His secret identity is the mild-mannered reporter Philbert Desanex. (Occasionally, however, Shelton has depicted Wonder Wart-Hog and Desanex as two distinct individuals, with Wonder possessing the ability to reside inside the reporter's body.)
Shelton moved to San Francisco in the late 1960s, and founded Rip Off Press with four friends from Texas (fellow UG cartoonist Jack Jackson, Fred Todd, and Dave Moriaty) in 1969. In 1976, Rip Off Press was located at 1250 17th Street at the foot of Potrero Hill in San Francisco, CA., where a group off ex-Texans had migrated to the Haight-Ashbury in the 70's. Gilbert Shelton later moved to Paris, France to keep company with Robert Crumb.
The following stories from Drag Cartoons have never been reprinted:
Drag Cartoons 43-46 had work by Gilbert Shelton, but no Wonder Wart-Hog.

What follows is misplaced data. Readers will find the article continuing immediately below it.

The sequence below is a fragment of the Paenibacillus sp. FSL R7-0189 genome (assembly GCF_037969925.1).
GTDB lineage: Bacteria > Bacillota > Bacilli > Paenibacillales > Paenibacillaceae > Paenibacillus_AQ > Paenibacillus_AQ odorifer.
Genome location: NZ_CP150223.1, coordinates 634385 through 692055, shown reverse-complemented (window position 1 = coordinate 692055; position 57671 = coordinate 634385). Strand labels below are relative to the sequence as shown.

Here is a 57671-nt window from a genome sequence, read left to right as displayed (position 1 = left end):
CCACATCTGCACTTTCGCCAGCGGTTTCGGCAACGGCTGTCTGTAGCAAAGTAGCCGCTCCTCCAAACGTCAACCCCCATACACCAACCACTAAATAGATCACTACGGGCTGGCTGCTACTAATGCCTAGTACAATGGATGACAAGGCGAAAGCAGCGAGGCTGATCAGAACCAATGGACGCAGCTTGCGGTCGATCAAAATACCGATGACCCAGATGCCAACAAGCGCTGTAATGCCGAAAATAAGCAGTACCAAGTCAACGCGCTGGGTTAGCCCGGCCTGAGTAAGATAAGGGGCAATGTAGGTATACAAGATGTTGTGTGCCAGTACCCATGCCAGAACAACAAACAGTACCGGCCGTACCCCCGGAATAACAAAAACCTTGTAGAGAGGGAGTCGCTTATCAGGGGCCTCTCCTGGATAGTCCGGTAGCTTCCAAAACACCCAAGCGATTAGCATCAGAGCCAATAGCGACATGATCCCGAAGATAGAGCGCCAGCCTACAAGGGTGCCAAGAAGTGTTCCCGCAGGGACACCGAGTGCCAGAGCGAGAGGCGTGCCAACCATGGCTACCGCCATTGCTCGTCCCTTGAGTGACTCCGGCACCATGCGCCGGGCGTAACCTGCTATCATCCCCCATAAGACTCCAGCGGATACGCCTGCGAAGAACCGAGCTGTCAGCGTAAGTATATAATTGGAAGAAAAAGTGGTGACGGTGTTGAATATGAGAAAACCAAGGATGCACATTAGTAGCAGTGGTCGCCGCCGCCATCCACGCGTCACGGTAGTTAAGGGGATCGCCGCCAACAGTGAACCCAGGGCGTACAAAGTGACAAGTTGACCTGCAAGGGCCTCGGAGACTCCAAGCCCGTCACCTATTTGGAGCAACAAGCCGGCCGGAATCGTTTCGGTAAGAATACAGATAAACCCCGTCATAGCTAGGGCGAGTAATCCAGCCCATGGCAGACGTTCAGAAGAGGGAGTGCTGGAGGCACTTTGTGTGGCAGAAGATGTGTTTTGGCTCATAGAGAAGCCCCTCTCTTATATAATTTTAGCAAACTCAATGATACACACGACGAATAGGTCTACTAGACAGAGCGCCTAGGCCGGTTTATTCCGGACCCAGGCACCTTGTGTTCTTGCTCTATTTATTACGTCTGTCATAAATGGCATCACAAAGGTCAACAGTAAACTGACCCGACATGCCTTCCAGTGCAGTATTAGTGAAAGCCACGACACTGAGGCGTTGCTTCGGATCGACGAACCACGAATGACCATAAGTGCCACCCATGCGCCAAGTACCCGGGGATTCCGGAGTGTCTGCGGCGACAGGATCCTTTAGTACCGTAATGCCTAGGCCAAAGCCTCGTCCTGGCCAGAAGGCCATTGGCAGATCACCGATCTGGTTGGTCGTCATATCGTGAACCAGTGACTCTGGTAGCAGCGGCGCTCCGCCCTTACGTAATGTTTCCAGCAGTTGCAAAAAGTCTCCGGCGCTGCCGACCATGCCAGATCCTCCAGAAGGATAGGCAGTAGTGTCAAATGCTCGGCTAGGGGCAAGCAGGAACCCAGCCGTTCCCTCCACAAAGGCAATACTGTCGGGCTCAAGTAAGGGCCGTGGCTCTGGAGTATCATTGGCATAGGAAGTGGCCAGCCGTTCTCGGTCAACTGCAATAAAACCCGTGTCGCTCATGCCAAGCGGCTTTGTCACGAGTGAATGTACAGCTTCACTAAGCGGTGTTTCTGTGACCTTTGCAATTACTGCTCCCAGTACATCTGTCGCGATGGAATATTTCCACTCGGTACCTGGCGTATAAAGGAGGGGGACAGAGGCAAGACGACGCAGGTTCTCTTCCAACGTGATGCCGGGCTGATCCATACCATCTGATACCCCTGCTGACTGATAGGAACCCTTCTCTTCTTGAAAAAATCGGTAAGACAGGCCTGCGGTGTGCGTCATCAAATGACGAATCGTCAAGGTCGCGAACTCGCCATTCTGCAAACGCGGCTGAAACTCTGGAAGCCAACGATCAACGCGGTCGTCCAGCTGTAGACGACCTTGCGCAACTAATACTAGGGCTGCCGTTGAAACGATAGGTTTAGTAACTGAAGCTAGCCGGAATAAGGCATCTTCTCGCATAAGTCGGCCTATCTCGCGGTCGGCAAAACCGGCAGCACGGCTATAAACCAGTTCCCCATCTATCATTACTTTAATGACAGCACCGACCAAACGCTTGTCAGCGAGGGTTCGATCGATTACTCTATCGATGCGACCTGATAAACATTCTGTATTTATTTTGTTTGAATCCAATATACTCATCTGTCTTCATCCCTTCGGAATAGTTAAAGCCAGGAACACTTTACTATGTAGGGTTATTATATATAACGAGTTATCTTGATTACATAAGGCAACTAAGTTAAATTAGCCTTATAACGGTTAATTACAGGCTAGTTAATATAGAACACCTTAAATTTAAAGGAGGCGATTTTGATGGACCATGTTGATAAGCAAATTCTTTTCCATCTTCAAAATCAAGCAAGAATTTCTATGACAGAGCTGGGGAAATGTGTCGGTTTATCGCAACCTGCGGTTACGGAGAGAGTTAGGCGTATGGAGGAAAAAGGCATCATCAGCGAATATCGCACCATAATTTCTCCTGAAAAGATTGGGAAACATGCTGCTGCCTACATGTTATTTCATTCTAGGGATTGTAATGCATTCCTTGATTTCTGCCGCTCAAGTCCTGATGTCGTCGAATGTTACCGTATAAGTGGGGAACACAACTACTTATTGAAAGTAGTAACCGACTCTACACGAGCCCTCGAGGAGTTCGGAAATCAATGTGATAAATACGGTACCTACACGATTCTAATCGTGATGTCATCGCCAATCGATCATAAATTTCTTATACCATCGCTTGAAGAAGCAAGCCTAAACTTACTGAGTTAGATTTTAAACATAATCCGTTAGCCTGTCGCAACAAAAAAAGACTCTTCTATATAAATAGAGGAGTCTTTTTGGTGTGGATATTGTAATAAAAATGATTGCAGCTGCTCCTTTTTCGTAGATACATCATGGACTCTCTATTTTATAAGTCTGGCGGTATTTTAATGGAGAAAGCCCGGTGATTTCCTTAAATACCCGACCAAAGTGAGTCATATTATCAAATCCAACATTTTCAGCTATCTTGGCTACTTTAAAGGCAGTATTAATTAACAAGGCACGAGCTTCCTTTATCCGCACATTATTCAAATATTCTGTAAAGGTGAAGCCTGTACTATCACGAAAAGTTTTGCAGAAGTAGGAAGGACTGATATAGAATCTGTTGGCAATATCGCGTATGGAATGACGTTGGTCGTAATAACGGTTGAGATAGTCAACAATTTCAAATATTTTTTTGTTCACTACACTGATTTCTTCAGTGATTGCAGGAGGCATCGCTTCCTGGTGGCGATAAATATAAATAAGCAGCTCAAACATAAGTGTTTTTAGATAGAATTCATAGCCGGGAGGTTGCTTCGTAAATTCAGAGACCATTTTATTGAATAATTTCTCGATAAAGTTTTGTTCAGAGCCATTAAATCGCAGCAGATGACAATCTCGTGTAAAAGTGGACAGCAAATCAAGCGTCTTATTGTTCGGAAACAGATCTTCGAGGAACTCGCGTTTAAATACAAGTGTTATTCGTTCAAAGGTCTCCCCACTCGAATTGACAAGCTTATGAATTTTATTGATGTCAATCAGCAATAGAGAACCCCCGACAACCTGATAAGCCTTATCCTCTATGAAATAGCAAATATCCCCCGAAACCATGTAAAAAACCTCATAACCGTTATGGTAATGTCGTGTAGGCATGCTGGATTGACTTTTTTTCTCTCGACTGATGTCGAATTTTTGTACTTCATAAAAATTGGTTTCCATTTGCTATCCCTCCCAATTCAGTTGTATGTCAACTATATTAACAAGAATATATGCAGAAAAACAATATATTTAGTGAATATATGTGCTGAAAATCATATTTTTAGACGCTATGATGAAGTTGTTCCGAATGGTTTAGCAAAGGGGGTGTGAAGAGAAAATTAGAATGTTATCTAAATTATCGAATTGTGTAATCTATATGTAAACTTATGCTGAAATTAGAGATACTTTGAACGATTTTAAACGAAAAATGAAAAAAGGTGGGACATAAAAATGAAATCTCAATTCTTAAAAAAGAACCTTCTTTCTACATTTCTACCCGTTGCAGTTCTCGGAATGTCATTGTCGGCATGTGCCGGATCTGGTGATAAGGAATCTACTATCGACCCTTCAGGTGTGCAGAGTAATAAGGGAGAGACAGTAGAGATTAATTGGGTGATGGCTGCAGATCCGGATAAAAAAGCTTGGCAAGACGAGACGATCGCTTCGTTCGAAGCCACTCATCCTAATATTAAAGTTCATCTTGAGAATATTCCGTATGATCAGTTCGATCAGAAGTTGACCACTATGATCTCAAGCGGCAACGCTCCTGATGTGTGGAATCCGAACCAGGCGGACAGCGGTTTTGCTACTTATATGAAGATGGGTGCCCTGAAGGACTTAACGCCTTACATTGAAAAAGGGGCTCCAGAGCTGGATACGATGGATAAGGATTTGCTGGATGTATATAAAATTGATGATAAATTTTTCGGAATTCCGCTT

Wonder Wart-Hog's adventures were serialized in comic strip form in many underground newspapers and college newspapers from the mid-1960s through 1977.
Many of these Wonder Wart-Hog stories were collected in three comic books from Rip Off Press in the mid 1970's (Not only) The Best of Wonder Wart-Hog. These three issues reprint all of the Rip Off stories (but not all of the covers and single page appearances) except for the following:
The most recent story of the Hog of Steel appears in Zap Comix (#15).
Hogging the Limelight: A Wart-Hog Invasion Is Unnerving Jonathan Scott's Dogs. Meanwhile the Author, Photographer and Big Cat Dairy Presenter Describes the Work That Lies Ahead for His Wife Angie and Himself. (out of Africa)
Mar 01, 2002; The other day, one of our dogs, Mara, appeared with a huge swelling over her left eye. My first though was that she had forgotten...
Tasty Wart Hog Is the Dish of the Day; between the Lions, Cheetahs and the Game Meat Hunters, Nairobi's Wild Wart Hogs Are Having a Tough Time of It at the Moment. Jonathan Scott Reports on One Who Had a Lucky Escape, and Receives Sad News about Shadow's Cubs. (out of Africa)
May 01, 2002; It has been a bad week for wart hogs. The Dig male who had begun to think of our garden as a second home, and who was already...